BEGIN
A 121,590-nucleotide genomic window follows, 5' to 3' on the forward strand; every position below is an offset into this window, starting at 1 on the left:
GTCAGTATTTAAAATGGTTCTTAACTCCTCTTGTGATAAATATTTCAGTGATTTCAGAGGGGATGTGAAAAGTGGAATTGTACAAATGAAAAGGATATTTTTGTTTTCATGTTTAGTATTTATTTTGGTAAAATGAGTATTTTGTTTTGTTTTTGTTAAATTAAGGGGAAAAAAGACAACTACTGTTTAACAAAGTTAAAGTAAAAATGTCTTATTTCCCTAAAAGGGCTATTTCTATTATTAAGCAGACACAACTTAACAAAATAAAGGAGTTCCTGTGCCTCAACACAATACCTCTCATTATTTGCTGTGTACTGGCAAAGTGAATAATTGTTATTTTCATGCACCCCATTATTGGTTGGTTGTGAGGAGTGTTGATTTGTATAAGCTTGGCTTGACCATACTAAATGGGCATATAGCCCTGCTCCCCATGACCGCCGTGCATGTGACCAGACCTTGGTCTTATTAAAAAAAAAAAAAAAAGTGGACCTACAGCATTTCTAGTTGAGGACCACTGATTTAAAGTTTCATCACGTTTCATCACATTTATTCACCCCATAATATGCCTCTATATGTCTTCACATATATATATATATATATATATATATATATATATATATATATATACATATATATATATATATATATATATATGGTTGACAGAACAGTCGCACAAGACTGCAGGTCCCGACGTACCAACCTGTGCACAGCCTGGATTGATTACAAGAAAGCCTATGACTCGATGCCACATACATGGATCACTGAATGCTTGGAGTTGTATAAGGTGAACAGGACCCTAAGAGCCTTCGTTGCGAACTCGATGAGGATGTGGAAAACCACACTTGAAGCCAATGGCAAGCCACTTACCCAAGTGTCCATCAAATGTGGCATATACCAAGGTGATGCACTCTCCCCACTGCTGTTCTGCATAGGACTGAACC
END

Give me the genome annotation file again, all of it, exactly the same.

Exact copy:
A 121,590-nucleotide genomic window follows, 5' to 3' on the forward strand; every position below is an offset into this window, starting at 1 on the left:
GTCAGTATTTAAAATGGTTCTTAACTCCTCTTGTGATAAATATTTCAGTGATTTCAGAGGGGATGTGAAAAGTGGAATTGTACAAATGAAAAGGATATTTTTGTTTTCATGTTTAGTATTTATTTTGGTAAAATGAGTATTTTGTTTTGTTTTTGTTAAATTAAGGGGAAAAAAGACAACTACTGTTTAACAAAGTTAAAGTAAAAATGTCTTATTTCCCTAAAAGGGCTATTTCTATTATTAAGCAGACACAACTTAACAAAATAAAGGAGTTCCTGTGCCTCAACACAATACCTCTCATTATTTGCTGTGTACTGGCAAAGTGAATAATTGTTATTTTCATGCACCCCATTATTGGTTGGTTGTGAGGAGTGTTGATTTGTATAAGCTTGGCTTGACCATACTAAATGGGCATATAGCCCTGCTCCCCATGACCGCCGTGCATGTGACCAGACCTTGGTCTTATTAAAAAAAAAAAAAAAAGTGGACCTACAGCATTTCTAGTTGAGGACCACTGATTTAAAGTTTCATCACGTTTCATCACATTTATTCACCCCATAATATGCCTCTATATGTCTTCACATATATATATATATATATATATATATATATATATATATATATATACATATATATATATATATATATATATATGGTTGACAGAACAGTCGCACAAGACTGCAGGTCCCGACGTACCAACCTGTGCACAGCCTGGATTGATTACAAGAAAGCCTATGACTCGATGCCACATACATGGATCACTGAATGCTTGGAGTTGTATAAGGTGAACAGGACCCTAAGAGCCTTCGTTGCGAACTCGATGAGGATGTGGAAAACCACACTTGAAGCCAATGGCAAGCCACTTACCCAAGTGTCCATCAAATGTGGCATATACCAAGGTGATGCACTCTCCCCACTGCTGTTCTGCATAGGACTGAACC